The harbor and fishing port of Kushiro is inviting us with lots of multi-colored masts on the fishing boats, embankment along the city, never freezing waters make the Kushiro port to be desirable for trading and the fishing industries.
We arrived by bus early in the morning on August 14, 2014. We saw fishermen preparing their boats around the wharf, we heard the sounds of the sea-gulls and the call of the Mom-bird (it’s a sort of crow).
By the way, I noticed this Mom-bird back in Tokyo, near our Prince Tower Hotel. The birds were hiding in the bushes, I heard the only sound “Mom”. I looked around in curiosity: “Who is calling me?” I thought to myself and answered: ” It’s only Larisa? my daughter, can call me in this way.”
“Mom”, “Mom”, “Mom”, was echoed from everywhere. I started to worry: “Where is Larisa?”, “Where is she?” I bugged Janko who was beside me. “I don’t know”, answered he in amazement. “What’s happened?”, “Why are you worrying?”.
“Do you hear the word “Mom”? She is calling me.” I explained to him.
“It seems to be a Mom-bird”, he answered.
“Ah”, I understood this bird fooling me around. It was on one island, Honshu, where Tokyo prefecture was, and now we are on the other island, Hokkaido, in Kushiro.
But the sound of Mom-bird, calling “Mom” was the same.This time she wouldn’t deceive me as I know for sure where my daughter was. I just ignored the bird. Later i told the story about Mom-bird to Larisa and she asked Gleb : ‘Does my voice really sound so ugly as that stupid Mom-bird ?” He responded: ‘Of, course, Mother. It does.” So, that is the case.
We dropped by the town hall with the attached green house for the tired people to have a rest.
In the big mall we stopped by the kimono store where there were many volunteers trying the traditional Japanese wear and taking pictures in kimono.. Mostly people did not purchase them, they were expensive 120-140 dollars per piece. The feeling of wearing kimono was different as if you really for some while belong to this fascinating culture and tradition. Here is the photo of that moment in the Kushiro mall. I decided to buy this kimono as a souvenir from Japan. The owners of the store did not have credit card machines, it needed to be paid in cash, in Japanese yens.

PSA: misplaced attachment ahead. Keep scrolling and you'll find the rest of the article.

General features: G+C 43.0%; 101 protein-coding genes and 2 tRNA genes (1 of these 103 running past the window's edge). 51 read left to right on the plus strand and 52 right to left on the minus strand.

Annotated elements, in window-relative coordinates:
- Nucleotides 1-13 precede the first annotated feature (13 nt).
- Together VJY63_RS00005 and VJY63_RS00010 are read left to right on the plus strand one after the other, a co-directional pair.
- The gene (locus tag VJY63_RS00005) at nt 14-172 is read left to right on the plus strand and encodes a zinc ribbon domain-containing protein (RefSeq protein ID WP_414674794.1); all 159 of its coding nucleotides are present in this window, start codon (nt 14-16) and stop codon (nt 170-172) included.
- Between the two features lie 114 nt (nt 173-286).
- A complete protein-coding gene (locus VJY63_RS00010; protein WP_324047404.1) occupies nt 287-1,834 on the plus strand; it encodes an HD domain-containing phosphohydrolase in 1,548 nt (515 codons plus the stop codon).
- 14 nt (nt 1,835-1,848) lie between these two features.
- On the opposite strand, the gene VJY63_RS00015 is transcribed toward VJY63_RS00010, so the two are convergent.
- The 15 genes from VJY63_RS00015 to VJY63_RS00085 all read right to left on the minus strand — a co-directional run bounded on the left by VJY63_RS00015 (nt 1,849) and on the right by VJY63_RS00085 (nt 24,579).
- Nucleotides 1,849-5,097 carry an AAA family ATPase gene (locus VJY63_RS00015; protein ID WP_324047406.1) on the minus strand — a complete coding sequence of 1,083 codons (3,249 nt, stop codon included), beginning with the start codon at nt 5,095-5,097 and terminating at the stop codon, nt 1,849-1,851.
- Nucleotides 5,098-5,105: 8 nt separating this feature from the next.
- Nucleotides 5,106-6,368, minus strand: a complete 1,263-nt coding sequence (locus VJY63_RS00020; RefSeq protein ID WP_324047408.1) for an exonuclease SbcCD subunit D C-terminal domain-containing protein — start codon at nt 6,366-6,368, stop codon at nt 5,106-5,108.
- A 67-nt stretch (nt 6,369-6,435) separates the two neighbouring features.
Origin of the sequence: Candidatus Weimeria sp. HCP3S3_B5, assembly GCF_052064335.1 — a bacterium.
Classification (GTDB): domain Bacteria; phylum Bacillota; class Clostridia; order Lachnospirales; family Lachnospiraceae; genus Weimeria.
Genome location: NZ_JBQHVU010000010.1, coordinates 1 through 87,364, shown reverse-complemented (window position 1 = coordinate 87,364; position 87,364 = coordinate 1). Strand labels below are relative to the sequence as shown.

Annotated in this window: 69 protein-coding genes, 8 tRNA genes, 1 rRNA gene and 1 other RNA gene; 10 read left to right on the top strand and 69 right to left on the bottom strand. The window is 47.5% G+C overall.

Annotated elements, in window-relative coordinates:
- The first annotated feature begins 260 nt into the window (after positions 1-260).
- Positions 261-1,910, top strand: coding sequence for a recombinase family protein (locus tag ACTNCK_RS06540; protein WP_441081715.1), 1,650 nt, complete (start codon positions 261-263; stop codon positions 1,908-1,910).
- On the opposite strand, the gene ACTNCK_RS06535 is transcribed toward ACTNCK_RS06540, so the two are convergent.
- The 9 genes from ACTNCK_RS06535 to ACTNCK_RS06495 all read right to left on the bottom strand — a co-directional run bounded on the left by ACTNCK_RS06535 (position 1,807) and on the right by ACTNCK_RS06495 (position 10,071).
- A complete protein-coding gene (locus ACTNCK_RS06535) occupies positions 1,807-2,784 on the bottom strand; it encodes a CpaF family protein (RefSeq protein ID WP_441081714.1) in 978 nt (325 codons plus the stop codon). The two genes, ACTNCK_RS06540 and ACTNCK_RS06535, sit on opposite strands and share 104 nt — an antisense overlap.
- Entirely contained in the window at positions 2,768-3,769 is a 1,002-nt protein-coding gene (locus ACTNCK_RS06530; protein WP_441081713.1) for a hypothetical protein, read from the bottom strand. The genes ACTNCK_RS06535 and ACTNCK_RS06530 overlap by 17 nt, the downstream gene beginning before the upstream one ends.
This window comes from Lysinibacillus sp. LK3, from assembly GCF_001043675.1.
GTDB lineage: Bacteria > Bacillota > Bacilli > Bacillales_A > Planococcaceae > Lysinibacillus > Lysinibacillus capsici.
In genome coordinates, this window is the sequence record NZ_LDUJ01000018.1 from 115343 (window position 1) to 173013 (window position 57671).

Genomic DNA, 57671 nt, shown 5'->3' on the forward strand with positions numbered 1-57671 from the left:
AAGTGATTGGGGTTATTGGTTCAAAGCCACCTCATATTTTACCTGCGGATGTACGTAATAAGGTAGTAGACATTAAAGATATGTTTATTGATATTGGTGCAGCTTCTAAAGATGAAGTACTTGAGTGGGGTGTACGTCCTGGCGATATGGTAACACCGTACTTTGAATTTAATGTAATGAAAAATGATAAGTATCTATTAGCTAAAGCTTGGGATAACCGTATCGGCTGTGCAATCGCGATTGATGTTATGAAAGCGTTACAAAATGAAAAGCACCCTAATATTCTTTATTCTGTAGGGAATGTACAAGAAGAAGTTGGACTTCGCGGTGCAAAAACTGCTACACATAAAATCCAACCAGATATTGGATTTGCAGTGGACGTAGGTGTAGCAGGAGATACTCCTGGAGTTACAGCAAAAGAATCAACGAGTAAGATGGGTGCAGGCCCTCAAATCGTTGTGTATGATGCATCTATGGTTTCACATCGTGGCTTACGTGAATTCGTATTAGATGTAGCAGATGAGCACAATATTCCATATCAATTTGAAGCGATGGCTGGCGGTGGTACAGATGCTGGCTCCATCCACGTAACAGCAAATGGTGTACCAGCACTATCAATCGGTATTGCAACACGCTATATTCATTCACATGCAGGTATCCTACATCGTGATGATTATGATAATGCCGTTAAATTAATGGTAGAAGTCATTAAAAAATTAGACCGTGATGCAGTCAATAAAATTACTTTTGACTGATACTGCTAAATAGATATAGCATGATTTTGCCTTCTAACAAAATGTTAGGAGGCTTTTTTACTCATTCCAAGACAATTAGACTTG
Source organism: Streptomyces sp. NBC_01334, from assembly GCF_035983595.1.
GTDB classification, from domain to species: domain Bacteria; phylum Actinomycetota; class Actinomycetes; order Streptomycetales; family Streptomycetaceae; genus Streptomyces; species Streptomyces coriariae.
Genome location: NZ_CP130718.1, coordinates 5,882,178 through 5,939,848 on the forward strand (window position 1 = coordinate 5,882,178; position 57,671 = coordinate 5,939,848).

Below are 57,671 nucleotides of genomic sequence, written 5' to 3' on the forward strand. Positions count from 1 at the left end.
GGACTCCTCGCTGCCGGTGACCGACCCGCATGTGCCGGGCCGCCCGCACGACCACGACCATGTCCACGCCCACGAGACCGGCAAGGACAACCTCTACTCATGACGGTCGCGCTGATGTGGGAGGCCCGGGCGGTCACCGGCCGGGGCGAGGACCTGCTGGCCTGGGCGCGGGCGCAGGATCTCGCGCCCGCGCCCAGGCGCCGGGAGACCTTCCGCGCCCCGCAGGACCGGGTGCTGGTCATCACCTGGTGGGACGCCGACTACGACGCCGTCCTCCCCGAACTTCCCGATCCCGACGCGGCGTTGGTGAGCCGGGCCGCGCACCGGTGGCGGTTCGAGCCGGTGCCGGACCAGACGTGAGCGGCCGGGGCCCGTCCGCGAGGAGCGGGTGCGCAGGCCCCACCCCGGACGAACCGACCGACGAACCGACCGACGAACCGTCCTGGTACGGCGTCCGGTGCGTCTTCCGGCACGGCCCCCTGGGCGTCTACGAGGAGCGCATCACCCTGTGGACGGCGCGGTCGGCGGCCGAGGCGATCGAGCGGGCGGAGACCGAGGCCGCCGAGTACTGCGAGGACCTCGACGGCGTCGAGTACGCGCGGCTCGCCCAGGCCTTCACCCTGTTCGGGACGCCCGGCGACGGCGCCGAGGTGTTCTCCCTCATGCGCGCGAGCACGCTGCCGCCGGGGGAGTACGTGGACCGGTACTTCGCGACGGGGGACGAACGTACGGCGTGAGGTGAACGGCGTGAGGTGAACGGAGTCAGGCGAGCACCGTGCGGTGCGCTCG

This was a dilemma what we will do. At that moment a Japanese gentleman and a Japanese lady who spoke English and worked here, at the same mall, holding the travel agency, came to help. While in waiting I was entertaining myself wearing kimono and watching the different stores’ products around, Janko was taken by those two young people to the one bank, then to the other, ending up in Seven Eleven Store to get foreign currency in yens. What an adventure!
The Kimono was purchaseed and now is decorating one of the rooms of our Calgary modest home.
By this plain example we underline the main character of Japanese people as polite, honorable , ready to come to the immediate help to foreigners who showed interest in their culture. Good for them!
Listen to: “Relaxing Japanese Music”